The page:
Gardening Tips > September > September Bulb Planting

September Bulb Planting

The Promise of Colour… It is time to get stuck in with some bulb planting for next year’s display.

Choosing your bulbs

When choosing your spring bulbs it is important to choose the highest quality. Choose bulbs that are firm and plump that have no signs of damage or bruising. Most bulbs can be planted straight after purchasing them but its worth leaving tulips until October or November as they will not begin to produce roots until the weather turns colder.

Creating dazzling displays

Bulbs do not like to sit in wet soil so dig in plenty of organic matter and some sand to help improve the drainage, particularly in clay soil. The general rule of thumb is to plant them three or four times the depth of the bulb but packets should normally provide this information.

Bulbs work well in an informal setting. A carpet of Bluebells, Snowdrops, Daffodils, Crocus or Wild Garlic can brighten a wooded area or a sweeping lawn. To create a really natural-looking display, near the base of trees or in the grass, simply scatter your bulbs randomly. The aim is to create a display that looks completely natural so throw the bulbs up into the air and plant them where they land.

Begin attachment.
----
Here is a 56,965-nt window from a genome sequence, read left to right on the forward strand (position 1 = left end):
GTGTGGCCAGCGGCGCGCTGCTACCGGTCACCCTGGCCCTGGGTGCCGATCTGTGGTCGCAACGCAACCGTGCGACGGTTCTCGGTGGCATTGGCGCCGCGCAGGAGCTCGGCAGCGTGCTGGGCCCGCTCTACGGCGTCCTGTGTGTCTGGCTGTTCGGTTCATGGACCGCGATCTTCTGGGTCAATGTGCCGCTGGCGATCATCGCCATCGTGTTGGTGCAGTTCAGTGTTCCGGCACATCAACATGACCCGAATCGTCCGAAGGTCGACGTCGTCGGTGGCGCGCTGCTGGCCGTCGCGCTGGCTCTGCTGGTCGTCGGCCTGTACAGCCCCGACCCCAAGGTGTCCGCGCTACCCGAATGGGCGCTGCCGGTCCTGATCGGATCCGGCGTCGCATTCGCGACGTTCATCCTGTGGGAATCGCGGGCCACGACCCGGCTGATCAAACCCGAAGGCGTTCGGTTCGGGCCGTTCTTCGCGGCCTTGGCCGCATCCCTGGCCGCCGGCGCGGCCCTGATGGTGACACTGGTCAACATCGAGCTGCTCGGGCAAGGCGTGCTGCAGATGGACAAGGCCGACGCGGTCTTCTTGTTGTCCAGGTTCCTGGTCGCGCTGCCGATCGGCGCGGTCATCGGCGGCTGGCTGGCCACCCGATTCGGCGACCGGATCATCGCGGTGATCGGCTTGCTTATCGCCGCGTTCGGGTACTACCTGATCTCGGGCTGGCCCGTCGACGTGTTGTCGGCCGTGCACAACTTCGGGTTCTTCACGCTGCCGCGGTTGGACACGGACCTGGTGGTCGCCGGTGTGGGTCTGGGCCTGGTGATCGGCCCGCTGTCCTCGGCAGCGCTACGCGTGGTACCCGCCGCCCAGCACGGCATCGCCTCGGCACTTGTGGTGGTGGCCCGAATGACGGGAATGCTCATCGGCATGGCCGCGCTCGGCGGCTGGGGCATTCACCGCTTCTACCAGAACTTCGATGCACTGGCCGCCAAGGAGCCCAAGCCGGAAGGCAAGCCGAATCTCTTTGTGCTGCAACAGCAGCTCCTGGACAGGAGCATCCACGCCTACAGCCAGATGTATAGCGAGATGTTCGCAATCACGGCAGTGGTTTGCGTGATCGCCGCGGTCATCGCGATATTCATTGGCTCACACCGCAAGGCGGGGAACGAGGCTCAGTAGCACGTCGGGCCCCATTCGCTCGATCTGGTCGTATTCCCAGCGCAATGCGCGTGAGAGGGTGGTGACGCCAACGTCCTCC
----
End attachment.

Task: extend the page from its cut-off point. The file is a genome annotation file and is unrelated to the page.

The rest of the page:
Smaller bulbs such as Crocus and Bluebells can be planted into the lawn by cutting into the grass and folding the turf back to allow the bulbs to be planted into the soil underneath. Larger bulbs such as daffodils can be planted into a lawn with the aid of a bulb planter.

In more formal settings tulips can be planted beneath wallflowers to create a regal display. Try non-conventional colour schemes such as lemon yellow wallflowers with dark tulips for a stunning show piece. Tall Alliums can be planted above spring bedding, or amongst formal flower beds for dramatic effect.

If you don’t have much space bulbs are ideal for tubs and planters. Dwarf Daffodils and Iris go really well with Winter Pansies and Aubrietia, and peep out suddenly when you have forgotten all about them. Put drainage ‘crock’s in the bottom of your planter so the bulbs do not sit in excess water, if this happens they will rot away.

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